Breaking Up? Give Yourself a Break
Breaking up is hard to do, but self-compassion can help.
Posted September 25, 2013
There is no shortage of advice on how to recover from a bad break-up: Keep busy, don't contact your ex, go out with friends, listen to "I Will Survive" on repeat. But according to a recent study, something important is missing from this list.
In the study, led by David Sbarra and published in Psychological Science, participants who had recently separated from their spouses were recorded talking for four minutes in a stream-of-consciousness format about the separation. Then four judges rated the extent to which these statements included evidence of self-compassion, which involves treating yourself with kindness and understanding rather than beating yourself up when things go wrong.
For example, one participant who received a high self-compassion score said the following “...it is just something that...happens these days, and I guess it is happening more often than not these days so...that is what the situation is...and you tell yourself you’re not the only person to experience this.” This statement expresses a sense of common humanity, or recognition that suffering is part of the human experience, which is considered a fundamental part of self-compassion.
Another participant, who received a low self-compassion score, said: “I don’t know how I managed to do this. It was all my fault, I pushed him away for some reason. I needed him so much, still need him...What did I do? I know I did it all wrong.” In contrast to the first statement, this one includes a high degree of self-judgment, with no evidence of self-kindness.
At three-month intervals over the next nine months, participants completed measures assessing their psychological adjustment to the separation, such as how often they still think about it and how distressed it makes them feel. Results indicated that participants who were judged to be higher in self-compassion showed less distress at the beginning of the study and at the nine-month mark, while those low in self-compassion showed a greater increase in distress between six and nine months.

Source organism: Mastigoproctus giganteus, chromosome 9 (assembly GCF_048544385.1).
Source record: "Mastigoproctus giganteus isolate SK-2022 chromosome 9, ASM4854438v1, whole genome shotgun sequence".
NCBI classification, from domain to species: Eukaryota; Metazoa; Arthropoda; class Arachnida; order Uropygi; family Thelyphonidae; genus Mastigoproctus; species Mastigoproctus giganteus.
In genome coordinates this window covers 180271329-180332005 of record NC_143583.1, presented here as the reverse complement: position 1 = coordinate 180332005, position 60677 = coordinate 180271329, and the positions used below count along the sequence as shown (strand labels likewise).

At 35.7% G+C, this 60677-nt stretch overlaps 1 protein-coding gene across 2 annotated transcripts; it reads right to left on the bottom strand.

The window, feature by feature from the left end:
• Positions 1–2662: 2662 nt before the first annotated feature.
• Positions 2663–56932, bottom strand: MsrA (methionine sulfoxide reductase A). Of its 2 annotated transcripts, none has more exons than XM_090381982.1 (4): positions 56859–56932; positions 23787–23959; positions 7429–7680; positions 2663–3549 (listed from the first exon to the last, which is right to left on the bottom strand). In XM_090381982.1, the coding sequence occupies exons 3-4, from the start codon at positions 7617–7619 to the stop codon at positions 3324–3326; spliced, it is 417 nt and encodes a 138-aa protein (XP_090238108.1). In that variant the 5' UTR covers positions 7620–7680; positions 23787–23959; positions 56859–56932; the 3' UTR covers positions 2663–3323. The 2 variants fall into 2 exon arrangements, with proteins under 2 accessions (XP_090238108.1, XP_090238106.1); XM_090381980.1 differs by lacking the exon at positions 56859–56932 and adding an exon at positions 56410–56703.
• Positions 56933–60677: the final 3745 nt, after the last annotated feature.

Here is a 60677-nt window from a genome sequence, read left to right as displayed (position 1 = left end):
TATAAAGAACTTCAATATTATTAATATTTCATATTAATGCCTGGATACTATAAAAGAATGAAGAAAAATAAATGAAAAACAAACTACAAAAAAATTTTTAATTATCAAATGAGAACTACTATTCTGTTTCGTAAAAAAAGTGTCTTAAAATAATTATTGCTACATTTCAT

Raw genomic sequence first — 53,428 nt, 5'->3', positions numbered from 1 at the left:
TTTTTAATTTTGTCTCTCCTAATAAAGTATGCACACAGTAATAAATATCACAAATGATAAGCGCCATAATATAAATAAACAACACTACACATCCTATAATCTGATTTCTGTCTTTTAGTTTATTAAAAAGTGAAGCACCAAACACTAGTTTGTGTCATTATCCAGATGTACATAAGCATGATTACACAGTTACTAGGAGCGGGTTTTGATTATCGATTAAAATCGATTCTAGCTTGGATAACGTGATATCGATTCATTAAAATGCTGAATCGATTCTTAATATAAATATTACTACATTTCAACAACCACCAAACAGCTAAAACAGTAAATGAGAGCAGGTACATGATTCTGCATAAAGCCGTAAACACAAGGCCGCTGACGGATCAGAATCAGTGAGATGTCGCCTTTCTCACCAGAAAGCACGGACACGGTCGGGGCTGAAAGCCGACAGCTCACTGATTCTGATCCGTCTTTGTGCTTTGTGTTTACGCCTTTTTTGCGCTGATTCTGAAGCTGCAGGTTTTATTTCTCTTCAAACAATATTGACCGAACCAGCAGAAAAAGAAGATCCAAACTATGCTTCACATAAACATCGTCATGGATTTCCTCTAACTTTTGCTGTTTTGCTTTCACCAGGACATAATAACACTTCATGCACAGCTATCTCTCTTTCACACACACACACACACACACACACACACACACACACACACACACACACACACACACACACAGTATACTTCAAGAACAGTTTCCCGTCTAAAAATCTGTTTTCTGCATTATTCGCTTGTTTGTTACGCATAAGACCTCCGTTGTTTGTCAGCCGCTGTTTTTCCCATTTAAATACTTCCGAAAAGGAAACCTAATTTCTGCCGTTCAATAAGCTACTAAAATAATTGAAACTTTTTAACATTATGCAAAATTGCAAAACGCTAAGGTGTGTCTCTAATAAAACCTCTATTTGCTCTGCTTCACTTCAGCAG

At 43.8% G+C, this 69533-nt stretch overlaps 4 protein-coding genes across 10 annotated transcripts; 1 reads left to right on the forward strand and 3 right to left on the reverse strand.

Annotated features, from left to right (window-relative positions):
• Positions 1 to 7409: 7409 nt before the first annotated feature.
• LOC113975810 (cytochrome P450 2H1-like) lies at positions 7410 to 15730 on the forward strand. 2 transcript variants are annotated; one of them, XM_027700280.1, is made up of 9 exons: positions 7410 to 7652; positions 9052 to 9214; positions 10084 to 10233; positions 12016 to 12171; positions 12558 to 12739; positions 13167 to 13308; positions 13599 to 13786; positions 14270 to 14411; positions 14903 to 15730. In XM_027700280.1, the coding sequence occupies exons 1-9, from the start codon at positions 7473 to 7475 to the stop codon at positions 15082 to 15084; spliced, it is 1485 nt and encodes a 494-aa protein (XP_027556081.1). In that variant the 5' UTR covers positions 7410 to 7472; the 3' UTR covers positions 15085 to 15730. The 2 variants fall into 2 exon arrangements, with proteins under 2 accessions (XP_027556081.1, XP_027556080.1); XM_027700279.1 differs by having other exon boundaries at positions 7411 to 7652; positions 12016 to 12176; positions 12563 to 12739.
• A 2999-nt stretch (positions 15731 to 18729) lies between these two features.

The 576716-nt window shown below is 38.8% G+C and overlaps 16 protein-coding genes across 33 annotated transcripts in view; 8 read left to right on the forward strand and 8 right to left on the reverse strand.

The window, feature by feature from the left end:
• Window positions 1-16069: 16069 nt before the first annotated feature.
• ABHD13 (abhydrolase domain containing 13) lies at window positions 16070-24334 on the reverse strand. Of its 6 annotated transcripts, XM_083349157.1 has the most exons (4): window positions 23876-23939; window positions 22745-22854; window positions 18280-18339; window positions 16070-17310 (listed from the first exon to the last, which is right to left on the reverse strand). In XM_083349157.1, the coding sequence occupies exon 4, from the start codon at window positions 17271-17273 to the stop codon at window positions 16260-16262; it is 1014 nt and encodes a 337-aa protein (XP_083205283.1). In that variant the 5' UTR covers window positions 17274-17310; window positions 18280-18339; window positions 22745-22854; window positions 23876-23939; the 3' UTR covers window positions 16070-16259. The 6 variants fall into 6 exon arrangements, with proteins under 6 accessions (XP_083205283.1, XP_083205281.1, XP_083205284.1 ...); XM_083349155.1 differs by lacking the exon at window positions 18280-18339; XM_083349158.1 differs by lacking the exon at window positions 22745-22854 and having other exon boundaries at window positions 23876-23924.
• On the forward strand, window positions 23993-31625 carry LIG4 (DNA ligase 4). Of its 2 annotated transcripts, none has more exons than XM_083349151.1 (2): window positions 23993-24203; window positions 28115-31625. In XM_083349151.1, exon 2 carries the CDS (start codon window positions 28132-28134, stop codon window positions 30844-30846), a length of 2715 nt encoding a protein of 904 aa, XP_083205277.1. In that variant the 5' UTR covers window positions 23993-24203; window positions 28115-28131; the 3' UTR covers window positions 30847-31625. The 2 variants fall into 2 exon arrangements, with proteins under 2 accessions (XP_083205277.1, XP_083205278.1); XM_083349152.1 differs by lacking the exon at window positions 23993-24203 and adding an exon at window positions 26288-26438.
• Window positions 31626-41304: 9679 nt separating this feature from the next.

The researchers controlled for a large number of other variables known to predict well-being and adjustment, such as self-esteem, attachment style, depression, and relationship length. Self-compassion was a unique predictor of adjustment, suggesting that it represented a critical part of the recovery process. Although self-compassion was assessed as a stable trait rather than trained, developing self-compassion might help people better cope with romantic break-ups. If you're interested in learning more about how to increase your own self-compassion, you should check out Kristin Neff's website, which includes a number of helpful resources.
Sbarra, D., Smith, H., & Mehl, M. (2012). When Leaving Your Ex, Love Yourself: Observational Ratings of Self-Compassion Predict the Course of Emotional Recovery Following Marital Separation Psychological Science, 23 (3), 261-269 DOI: 10.1177/0956797611429466
This post previously appeared on Psych Your Mind.